In perioperative care, CPAP may reduce complications.[14][15][16]

IPPB may help, but may also increase gastrointestinal complications.[17]

Weaning from ventilation


  1. Anonymous (2022), Artificial respiration (English). Medical Subject Headings. U.S. National Library of Medicine.
  2. Wharton NM, Gibbison B, Gabbott DA, Haslam GM, Muchatuta N, Cook TM (June 2008). "I-gel insertion by novices in manikins and patients". Anaesthesia. DOI:10.1111/j.1365-2044.2008.05542.x. PMID 18557971. Research Blogging.
  3. Terragni PP, Antonelli M, Fumagalli R, Faggiano C, Berardino M, Pallavicini FB et al. (2010). "Early vs late tracheotomy for prevention of pneumonia in mechanically ventilated adult ICU patients: a randomized controlled trial.". JAMA 303 (15): 1483-9. DOI:10.1001/jama.2010.447. PMID 20407057. Research Blogging.
  4. 4.0 4.1 Keenan SP, Sinuff T, Burns KE, Muscedere J, Kutsogiannis J, Mehta S et al. (2011). "Clinical practice guidelines for the use of noninvasive positive-pressure ventilation and noninvasive continuous positive airway pressure in the acute care setting.". CMAJ 183 (3): E195-214. DOI:10.1503/cmaj.100071. PMID 21324867. PMC PMC3042478. Research Blogging.
  5. 5.0 5.1 5.2 Gray A, Goodacre S, Newby DE, Masson M, Sampson F, Nicholl J (July 2008). "Noninvasive ventilation in acute cardiogenic pulmonary edema". N. Engl. J. Med. 359 (2): 142–51. DOI:10.1056/NEJMoa0707992. PMID 18614781. Research Blogging.
  6. Strøm T, Martinussen T, Toft P (2010). "A protocol of no sedation for critically ill patients receiving mechanical ventilation: a randomised trial.". Lancet 375 (9713): 475-480. DOI:10.1016/S0140-6736(09)62072-9. PMID 20116842. Research Blogging.
  7. 7.0 7.1 Girard TD, Pandharipande PP, Carson SS, Schmidt GA, Wright PE, Canonico AE et al. (2010). "Feasibility, efficacy, and safety of antipsychotics for intensive care unit delirium: the MIND randomized, placebo-controlled trial.". Crit Care Med 38 (2): 428-37. PMID 20095068. Cite error: Invalid <ref> tag; name "pmid20095068" defined multiple times with different content
  8. Ram FS, Picot J, Lightowler J, Wedzicha JA (2004). "Non-invasive positive pressure ventilation for treatment of respiratory failure due to exacerbations of chronic obstructive pulmonary disease.". Cochrane Database Syst Rev (3): CD004104. DOI:10.1002/14651858.CD004104.pub3. PMID 15266518. Research Blogging. Review in: Evid Based Nurs. 2005 Jan;8(1):22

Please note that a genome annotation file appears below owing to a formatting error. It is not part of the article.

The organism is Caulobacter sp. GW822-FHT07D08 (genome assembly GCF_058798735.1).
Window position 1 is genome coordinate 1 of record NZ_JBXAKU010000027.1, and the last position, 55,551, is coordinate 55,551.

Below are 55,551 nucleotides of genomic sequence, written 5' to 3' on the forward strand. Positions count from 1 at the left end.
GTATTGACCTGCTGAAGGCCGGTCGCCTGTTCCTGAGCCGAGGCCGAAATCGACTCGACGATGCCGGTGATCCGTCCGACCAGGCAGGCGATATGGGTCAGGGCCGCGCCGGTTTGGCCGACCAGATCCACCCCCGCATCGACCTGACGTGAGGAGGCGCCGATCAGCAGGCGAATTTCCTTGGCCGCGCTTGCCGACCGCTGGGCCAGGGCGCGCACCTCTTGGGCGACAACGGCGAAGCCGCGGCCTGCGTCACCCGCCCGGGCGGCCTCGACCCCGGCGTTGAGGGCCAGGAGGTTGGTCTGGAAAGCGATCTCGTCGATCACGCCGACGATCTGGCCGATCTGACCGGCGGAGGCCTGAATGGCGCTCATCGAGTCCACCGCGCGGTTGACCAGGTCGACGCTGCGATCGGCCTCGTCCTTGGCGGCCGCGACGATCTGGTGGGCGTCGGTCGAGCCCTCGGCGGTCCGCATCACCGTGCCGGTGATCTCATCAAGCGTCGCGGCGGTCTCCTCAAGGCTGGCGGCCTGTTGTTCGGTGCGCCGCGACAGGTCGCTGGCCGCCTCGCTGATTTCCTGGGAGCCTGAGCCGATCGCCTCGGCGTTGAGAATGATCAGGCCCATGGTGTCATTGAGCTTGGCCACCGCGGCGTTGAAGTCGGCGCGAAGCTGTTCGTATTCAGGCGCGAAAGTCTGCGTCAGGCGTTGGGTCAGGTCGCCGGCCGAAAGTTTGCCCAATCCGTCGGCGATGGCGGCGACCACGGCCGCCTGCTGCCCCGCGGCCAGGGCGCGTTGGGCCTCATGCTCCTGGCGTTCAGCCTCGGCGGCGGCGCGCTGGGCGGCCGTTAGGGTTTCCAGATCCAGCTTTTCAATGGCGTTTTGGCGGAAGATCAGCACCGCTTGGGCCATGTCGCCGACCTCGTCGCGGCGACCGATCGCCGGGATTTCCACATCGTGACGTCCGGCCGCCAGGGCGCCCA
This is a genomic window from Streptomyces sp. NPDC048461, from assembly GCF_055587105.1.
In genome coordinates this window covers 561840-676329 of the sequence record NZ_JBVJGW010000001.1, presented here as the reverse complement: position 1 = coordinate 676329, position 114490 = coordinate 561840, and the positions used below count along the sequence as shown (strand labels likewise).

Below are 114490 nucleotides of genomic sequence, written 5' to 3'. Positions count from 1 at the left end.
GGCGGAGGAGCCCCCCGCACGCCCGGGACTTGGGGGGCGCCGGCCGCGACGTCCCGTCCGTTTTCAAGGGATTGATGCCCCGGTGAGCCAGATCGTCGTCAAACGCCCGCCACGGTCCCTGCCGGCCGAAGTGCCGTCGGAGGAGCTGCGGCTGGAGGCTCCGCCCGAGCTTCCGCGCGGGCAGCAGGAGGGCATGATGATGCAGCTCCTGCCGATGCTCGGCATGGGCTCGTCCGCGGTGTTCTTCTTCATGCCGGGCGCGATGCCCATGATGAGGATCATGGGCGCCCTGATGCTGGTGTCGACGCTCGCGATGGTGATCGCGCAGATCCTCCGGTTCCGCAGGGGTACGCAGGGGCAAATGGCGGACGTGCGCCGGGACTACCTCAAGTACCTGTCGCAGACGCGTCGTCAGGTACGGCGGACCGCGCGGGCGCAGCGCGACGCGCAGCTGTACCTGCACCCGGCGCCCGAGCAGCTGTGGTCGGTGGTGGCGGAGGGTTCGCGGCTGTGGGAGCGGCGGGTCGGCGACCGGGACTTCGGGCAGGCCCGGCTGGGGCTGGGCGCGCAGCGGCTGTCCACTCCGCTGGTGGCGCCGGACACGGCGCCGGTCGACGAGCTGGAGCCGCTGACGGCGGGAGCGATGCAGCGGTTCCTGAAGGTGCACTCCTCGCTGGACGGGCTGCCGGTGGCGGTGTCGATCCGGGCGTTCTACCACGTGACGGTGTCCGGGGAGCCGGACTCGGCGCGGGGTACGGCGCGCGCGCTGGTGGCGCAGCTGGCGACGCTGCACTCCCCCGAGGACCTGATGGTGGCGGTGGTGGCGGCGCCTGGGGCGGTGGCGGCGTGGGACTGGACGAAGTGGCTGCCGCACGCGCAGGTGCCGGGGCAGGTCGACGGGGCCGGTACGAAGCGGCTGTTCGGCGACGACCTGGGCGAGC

9. Hess DR (July 2004). "The evidence for noninvasive positive-pressure ventilation in the care of patients in acute respiratory failure: a systematic review of the literature". Respir Care 49 (7): 810–29. PMID 15222912. [e]
  10. 10.0 10.1 Plant PK, Owen JL, Elliott MW (2000). "Early use of non-invasive ventilation for acute exacerbations of chronic obstructive pulmonary disease on general respiratory wards: a multicentre randomised controlled trial.". Lancet 355 (9219): 1931-5. PMID 10859037.
  11. Brochard L, Mancebo J, Wysocki M, Lofaso F, Conti G, Rauss A et al. (1995). "Noninvasive ventilation for acute exacerbations of chronic obstructive pulmonary disease.". N Engl J Med 333 (13): 817-22. PMID 7651472.
  12. Keenan SP, Sinuff T, Cook DJ, Hill NS (June 2003). "Which patients with acute exacerbation of chronic obstructive pulmonary disease benefit from noninvasive positive-pressure ventilation? A systematic review of the literature". Ann. Intern. Med. 138 (11): 861–70. PMID 12779296. [e]
  13. Weng CL, Zhao YT, Liu QH, Fu CJ, Sun F, Ma YL et al. (2010). "Meta-analysis: Noninvasive ventilation in acute cardiogenic pulmonary edema.". Ann Intern Med 152 (9): 590-600. DOI:10.1059/0003-4819-152-9-201005040-00009. PMID 20439577. Research Blogging.
  14. Lawrence VA, Cornell JE, Smetana GW, American College of Physicians (2006). "Strategies to reduce postoperative pulmonary complications after noncardiothoracic surgery: systematic review for the American College of Physicians.". Ann Intern Med 144 (8): 596-608. PMID 16618957. Review in: ACP J Club. 2006 Sep-Oct;145(2):38
  15. Stock MC, Downs JB, Gauer PK, Alster JM, Imrey PB (1985). "Prevention of postoperative pulmonary complications with CPAP, incentive spirometry, and conservative therapy.". Chest 87 (2): 151-7. PMID 3881226.
  16. Ingwersen UM, Larsen KR, Bertelsen MT, Kiil-Nielsen K, Laub M, Sandermann J et al. (1993). "Three different mask physiotherapy regimens for prevention of post-operative pulmonary complications after heart and pulmonary surgery.". Intensive Care Med 19 (5): 294-8. PMID 8408940.
  17. Celli BR, Rodriguez KS, Snider GL (1984). "A controlled trial of intermittent positive pressure breathing, incentive spirometry, and deep breathing exercises in preventing pulmonary complications after abdominal surgery.". Am Rev Respir Dis 130 (1): 12-5. PMID 6377994.